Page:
Back view of an airplane coming in to land.
Back view of an airplane coming in to land.What does the future hold for commercial airlines and the industry as a whole? We take a look at environmental and tech advancements.

What Does the Future Look Like for Commercial Airlines?

According to the International Air Transport Association (IATA), 4.4 billion people chose flying as their mode of travel in 2018, signalling an increase of 6.9% from 2017. Of course, there was a pandemic-related disruption after that, but it doesn’t mean things have slowed down. In fact, there’s plenty to look forward to in the future of commercial aviation.

Environmental impact

A picture of snow covered mountains from an airplane window with the props in the foreground.
A picture of snow covered mountains from an airplane window with the props in the foreground.

The ever-increasing number of commercial flights is responsible for a large portion of global carbon emissions. As such, the empty skies experienced during the pandemic were welcomed by some climate activists. In some instances, such as in Europe, carbon emissions fell by as much as 70% at the height of travel restrictions.

The aviation industry was under increasing pressure to become more involved in the fight against climate change long before the onset of COVID-19. While most other sectors were already working towards reducing their CO2 footprint, the aviation industry is expected to service twice as many passengers by 2037 as it does now. This means it is set to contribute 22% of the world’s carbon emissions by 2050 – a tenfold increase.

The International Civil Aviation Organization (ICAO), the UN’s specialised aviation branch, has put plans in place to curb the industry’s carbon emissions with the Carbon Offset and Reduction Scheme for International Aviation (CORSIA). The scheme was already presenting challenges for many airlines and governments across the globe, and the pandemic skewed the 2019/2020 figures that the emissions baseline would have been calculated from.

The increase in air traffic that we are bound to see over the next few years could cost airlines dearly, as they will need to purchase carbon-offset credits. In turn, this will raise operating costs and affect ticket prices.

However, the environmental impact of air travel is still at the forefront of the industry, and many companies are looking for ways to bring down their carbon emissions. Right now, fuel-efficient planes and sustainable aviation fuels remain the most feasible environmentally-friendly options for commercial airlines to offset carbon emissions.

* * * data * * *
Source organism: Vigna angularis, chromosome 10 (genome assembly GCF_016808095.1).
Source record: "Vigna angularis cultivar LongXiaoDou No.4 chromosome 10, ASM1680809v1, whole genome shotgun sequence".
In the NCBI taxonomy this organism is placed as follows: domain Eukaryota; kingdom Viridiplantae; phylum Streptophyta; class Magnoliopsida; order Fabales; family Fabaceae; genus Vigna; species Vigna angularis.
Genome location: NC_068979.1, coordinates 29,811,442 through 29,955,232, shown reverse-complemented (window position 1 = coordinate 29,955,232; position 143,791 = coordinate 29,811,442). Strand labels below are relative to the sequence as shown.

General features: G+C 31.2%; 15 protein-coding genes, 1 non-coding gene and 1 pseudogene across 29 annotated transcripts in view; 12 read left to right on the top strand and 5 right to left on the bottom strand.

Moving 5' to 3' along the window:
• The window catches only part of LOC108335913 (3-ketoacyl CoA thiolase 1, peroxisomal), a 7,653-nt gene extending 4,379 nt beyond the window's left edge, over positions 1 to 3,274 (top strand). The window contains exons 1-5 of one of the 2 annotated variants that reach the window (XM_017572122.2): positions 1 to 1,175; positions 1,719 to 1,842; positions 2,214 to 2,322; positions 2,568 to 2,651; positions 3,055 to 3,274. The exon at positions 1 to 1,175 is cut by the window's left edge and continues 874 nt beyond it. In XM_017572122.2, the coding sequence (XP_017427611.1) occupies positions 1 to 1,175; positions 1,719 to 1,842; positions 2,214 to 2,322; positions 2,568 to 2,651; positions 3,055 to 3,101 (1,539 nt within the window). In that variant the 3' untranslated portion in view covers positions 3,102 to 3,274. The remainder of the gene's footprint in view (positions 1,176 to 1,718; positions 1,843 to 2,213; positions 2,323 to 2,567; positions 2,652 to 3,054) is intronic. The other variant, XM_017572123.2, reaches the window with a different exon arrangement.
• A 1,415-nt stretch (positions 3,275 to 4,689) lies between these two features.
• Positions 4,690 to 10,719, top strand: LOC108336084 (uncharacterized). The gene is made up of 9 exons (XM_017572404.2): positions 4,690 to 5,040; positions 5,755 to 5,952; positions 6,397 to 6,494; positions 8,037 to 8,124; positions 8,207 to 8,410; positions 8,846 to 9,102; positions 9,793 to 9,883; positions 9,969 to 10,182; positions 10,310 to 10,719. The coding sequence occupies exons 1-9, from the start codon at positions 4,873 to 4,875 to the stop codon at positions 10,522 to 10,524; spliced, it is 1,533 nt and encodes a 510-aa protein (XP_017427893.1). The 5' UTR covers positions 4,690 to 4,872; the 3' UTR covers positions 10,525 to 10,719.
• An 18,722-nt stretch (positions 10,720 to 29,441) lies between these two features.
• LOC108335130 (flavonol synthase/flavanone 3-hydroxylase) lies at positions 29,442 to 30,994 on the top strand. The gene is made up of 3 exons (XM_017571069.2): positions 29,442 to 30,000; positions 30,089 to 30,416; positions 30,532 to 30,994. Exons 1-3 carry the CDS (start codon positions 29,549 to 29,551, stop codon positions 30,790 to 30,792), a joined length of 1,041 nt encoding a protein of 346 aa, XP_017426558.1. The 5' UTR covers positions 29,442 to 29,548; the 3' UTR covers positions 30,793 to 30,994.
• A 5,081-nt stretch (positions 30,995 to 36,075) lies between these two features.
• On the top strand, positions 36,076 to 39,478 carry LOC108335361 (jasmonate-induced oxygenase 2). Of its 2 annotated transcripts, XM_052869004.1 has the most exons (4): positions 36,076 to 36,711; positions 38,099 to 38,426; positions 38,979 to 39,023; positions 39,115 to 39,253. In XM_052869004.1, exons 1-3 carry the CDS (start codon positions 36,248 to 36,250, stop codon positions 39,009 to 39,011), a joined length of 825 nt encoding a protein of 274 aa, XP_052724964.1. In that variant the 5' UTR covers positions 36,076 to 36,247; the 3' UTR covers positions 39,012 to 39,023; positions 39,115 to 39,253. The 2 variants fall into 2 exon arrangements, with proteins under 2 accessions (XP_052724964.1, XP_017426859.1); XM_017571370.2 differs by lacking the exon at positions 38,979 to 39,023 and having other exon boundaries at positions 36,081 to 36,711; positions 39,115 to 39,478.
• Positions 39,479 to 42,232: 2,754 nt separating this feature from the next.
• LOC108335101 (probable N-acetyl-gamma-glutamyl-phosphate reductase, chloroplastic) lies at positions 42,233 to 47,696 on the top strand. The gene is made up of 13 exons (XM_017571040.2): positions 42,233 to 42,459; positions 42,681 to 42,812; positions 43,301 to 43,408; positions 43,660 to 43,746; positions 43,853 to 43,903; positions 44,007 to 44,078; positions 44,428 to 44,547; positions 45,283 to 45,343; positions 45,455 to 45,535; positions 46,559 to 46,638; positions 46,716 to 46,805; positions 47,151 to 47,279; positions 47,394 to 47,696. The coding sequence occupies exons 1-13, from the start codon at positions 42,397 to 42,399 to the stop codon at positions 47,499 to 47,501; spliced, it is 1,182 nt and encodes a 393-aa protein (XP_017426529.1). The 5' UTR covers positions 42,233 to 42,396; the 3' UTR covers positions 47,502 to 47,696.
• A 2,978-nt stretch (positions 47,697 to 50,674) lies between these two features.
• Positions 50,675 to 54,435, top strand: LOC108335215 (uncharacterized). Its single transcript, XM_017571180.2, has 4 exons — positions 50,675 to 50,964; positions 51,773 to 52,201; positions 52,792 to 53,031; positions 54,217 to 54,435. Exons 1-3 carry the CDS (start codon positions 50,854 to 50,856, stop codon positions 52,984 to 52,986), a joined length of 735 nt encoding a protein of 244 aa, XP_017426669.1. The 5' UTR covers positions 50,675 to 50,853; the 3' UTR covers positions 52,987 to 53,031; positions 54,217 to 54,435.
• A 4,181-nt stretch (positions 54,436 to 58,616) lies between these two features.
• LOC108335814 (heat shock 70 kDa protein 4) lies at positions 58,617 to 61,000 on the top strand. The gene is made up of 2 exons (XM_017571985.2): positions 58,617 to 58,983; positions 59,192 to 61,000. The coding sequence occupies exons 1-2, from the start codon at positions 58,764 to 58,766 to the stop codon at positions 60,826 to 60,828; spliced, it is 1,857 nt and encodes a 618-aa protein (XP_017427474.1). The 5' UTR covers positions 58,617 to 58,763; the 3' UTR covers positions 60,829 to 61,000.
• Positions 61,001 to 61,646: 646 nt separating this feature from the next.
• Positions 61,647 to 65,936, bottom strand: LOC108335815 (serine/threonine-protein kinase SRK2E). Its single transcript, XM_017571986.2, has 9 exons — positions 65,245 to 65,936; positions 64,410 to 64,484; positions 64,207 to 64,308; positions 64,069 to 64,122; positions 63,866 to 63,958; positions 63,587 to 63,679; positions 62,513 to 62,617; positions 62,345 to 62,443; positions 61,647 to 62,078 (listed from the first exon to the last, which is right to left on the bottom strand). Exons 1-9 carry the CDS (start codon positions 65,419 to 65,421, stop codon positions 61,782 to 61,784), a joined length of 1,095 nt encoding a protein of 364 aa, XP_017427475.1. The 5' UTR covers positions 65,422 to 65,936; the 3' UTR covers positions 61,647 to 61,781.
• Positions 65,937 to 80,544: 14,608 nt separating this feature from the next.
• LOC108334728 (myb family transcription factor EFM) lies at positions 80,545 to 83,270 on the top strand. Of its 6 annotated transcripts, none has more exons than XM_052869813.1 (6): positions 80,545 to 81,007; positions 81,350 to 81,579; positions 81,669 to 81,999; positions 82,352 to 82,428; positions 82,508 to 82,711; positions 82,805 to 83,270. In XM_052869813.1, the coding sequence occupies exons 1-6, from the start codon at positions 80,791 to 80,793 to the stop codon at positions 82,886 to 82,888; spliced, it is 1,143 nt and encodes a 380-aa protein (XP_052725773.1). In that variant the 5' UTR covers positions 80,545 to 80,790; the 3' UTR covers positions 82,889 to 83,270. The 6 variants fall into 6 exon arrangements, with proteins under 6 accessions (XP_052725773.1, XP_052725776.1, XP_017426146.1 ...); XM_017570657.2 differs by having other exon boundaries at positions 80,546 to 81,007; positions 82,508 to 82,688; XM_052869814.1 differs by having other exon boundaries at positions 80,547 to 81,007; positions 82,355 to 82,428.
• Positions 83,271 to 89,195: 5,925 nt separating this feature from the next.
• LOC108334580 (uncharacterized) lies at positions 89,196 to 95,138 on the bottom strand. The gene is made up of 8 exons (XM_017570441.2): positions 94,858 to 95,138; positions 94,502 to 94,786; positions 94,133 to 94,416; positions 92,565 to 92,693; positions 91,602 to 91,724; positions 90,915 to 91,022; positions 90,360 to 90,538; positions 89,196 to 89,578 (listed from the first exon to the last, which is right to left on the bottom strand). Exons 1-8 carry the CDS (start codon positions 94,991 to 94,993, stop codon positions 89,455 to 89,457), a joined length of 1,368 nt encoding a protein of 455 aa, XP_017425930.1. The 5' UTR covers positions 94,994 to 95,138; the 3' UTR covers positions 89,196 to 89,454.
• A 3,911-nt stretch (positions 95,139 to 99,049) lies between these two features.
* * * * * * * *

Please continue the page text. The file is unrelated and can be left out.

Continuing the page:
Close-up of the turbines of an aircraft parked on a runway.

Jet technology advancements

Great things are expected when it comes to technological advances in the aviation industry.

Progress in technology development may have slowed down for a period, but it rarely stops, which means jet technology will continue to evolve.

Steven Udvar-Házy of Air Lease Corp. believes disruptive technology is not going to come from the big players, as these airline companies will be preoccupied with increasing their numbers. In an interview with Aviation Today, Udvar-Házy said disruption is “going to come from smaller, innovative players”.

It’s possible that the airline industry will not see its advancements come from within. Much like how Elon Musk’s Tesla has transformed the automotive industry, tech firms across the globe are innovating all the time. A breakthrough to support airline companies going forward could well come from a number of firms outside the industry.

This could be in the form of electrical planes, biofuel or solar-panel use, or simply streamlined design reforms, such as a chopped-off tail. Of course, airline companies have not been idle in the past few years: Airbus, for example, released designs for its new futuristic, blended-wing aircraft in February 2020.

It’s going to be fascinating to keep an eye on the future of technology advancements in the commercial aviation industry and whether any new players are going to step up and make a name for themselves in the field.

The boom of private jet charter

An airplane parked on the runway at sunset with pink clouds in the background.
An airplane parked on the runway at sunset with pink clouds in the background.

One thing is for sure: the increased use of private jet charter is here to stay.

This is down to the flexibility of private jet charter, as well as the frequency of the flights, which makes charter flights incredibly tempting for people all over the world. Add comfort, style and convenience into the mix and it’s little wonder that more and more people are choosing to charter private planes.

Better in-flight entertainment and health technologies

If there’s one thing that is guaranteed to change over the coming years in commercial aviation, it’s the way that companies go about in-flight entertainment. There are more options than we’ve ever had before and we’re likely to see bigger screens, more gaming options, and perhaps even the ability for passengers to take things like short, free e-courses during their flight.

Virtual Reality (VR) and Augmented Reality (AR) companies are already knocking at the door when it comes to in-flight entertainment, and British Airways and Alaska Airlines have already trialled the VR headsets from Skylight in their first-class cabins.

Health is also going to go through a big change, with tech companies like Panasonic throwing their hats into the ring to develop innovative passenger wellbeing technology. This could range from anything like lighting to “regulate circadian rhythms” on long flights to controlling the cabin noise to promote better in-seat sleep schedules.

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